n | a | b | c | a2 | b2 | c2 |

1 | 12 | 16 | 20 | 144 | 256 | 400 |

2 | 20 | 48 | 52 | 400 | 2304 | 2704 |

3 | 28 | 96 | 100 | 784 | 9216 | 10000 |

4 | 36 | 160 | 164 | 1296 | 25600 | 26896 |

5 | 44 | 240 | 244 | 1936 | 57600 | 59536 |

6 | 52 | 336 | 340 | 2704 | 112896 | 115600 |

7 | 60 | 448 | 452 | 3600 | 200704 | 204304 |

8 | 68 | 576 | 580 | 4624 | 331776 | 336400 |

9 | 76 | 720 | 724 | 5776 | 518400 | 524176 |

10 | 84 | 880 | 884 | 7056 | 774400 | 781456 |

Conclusion

a = ( n + 2 )2 – 1

This was the same as the formula for a in the b+1 family, the only difference was that it was (n+2) instead of (n+1) and 1 instead of n. I then went on to b:

b = 2n + 4

b = 2 ( n + 2 )

b = 2 x 1 x ( n + 2 )

Once again, the formula was the same as the formula for b in the b+1 family, the only difference was that it was (n+2) instead of (n+1) and 1 instead of n. I finally tried c:

c = n2 + 4n + 5

c = n2 + 4n + 4 + 1

c = ( n + 2 )2 + 1

I then came up with the following formula for the b+2 family:

y = 1

z = ( n + 2 )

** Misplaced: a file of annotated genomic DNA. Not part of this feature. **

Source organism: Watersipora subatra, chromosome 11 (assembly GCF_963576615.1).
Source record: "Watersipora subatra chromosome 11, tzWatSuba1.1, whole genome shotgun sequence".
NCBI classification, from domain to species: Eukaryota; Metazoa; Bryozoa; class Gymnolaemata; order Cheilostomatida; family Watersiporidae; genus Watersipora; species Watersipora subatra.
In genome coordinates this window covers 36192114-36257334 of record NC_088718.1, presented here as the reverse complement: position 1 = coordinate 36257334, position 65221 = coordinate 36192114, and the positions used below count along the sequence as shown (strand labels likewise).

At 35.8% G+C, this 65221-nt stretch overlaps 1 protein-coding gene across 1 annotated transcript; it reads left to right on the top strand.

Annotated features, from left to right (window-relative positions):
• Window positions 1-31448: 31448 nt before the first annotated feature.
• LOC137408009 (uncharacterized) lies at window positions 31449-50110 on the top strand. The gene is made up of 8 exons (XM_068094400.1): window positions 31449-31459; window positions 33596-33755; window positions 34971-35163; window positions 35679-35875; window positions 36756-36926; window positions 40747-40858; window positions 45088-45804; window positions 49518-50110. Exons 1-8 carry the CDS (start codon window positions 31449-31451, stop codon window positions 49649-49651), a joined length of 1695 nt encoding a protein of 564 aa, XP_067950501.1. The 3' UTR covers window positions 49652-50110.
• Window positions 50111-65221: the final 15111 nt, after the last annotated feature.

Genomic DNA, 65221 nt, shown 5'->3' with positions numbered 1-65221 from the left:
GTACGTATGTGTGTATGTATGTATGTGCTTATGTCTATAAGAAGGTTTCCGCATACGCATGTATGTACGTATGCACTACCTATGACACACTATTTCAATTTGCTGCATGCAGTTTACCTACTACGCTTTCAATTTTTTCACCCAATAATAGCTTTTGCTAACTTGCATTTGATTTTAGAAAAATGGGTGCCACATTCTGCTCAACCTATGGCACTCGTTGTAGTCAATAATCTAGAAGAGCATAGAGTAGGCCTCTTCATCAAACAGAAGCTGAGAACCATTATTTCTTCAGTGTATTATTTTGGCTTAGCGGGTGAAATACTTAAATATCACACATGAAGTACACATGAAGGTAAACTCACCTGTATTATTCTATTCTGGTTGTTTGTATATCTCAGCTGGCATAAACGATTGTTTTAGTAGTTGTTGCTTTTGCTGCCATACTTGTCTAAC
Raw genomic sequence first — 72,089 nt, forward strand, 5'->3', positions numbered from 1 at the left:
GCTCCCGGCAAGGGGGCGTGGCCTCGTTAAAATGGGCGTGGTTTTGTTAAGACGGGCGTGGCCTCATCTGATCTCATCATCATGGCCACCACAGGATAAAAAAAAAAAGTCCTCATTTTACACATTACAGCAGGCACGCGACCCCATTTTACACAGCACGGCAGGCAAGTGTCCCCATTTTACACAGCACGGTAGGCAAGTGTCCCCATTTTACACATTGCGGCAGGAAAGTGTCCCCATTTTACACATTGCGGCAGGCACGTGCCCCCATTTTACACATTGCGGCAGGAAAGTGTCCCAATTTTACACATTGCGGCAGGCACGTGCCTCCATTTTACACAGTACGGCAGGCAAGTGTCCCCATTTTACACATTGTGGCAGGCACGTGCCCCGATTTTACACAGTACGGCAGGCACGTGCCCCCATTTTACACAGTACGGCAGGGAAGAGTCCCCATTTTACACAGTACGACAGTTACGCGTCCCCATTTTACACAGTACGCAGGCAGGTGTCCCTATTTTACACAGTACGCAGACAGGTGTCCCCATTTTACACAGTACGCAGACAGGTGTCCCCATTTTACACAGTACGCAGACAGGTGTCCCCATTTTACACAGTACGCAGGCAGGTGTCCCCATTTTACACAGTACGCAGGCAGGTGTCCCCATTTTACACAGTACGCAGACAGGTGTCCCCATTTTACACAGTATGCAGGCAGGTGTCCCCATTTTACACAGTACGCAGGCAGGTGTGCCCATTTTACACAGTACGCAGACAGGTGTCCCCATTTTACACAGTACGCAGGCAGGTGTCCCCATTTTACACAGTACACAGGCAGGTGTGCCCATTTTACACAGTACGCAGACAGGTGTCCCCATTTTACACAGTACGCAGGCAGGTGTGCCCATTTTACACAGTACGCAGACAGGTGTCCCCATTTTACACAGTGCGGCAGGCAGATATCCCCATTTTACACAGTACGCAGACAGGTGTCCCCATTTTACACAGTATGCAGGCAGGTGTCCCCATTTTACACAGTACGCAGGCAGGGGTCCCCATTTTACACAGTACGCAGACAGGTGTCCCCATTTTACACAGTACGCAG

I then generalised the formulae for the two families above and I got:

a = z2 – y2

b = 2zy

c = z2 + y2

This method only works for numbers where z is bigger than y and both z and y are positive integers. Z must be bigger than y so that we avoid getting any negative numbers. To prove this method works, I then tried to solve the equation algebraically:

a2 + b2 = c2

( z2 – y2 )2 + ( 2zy )2 = ( z2 + y2 )2

Left Hand Side:

( z2 – y2 )2 + ( 2zy )2

Right Hand Side:

( z2 + y2 )2

Left Hand Side:

( z2 – y2 )2 + ( 2zy )2

= z4 + y4 – 2z2y2 + 4z2n2

=

Right Hand Side:

( z2 + y2 )2

= 2z2y2 + z4 + y4

As a result, the general formula for finding any Pythagorean triple, as long as z is bigger than y, and they are both positive integers is:

a = z2 – y2

b = 2zy

c = z2 + y2

This student written piece of work is one of many that can be found in our GCSE Pythagorean Triples section.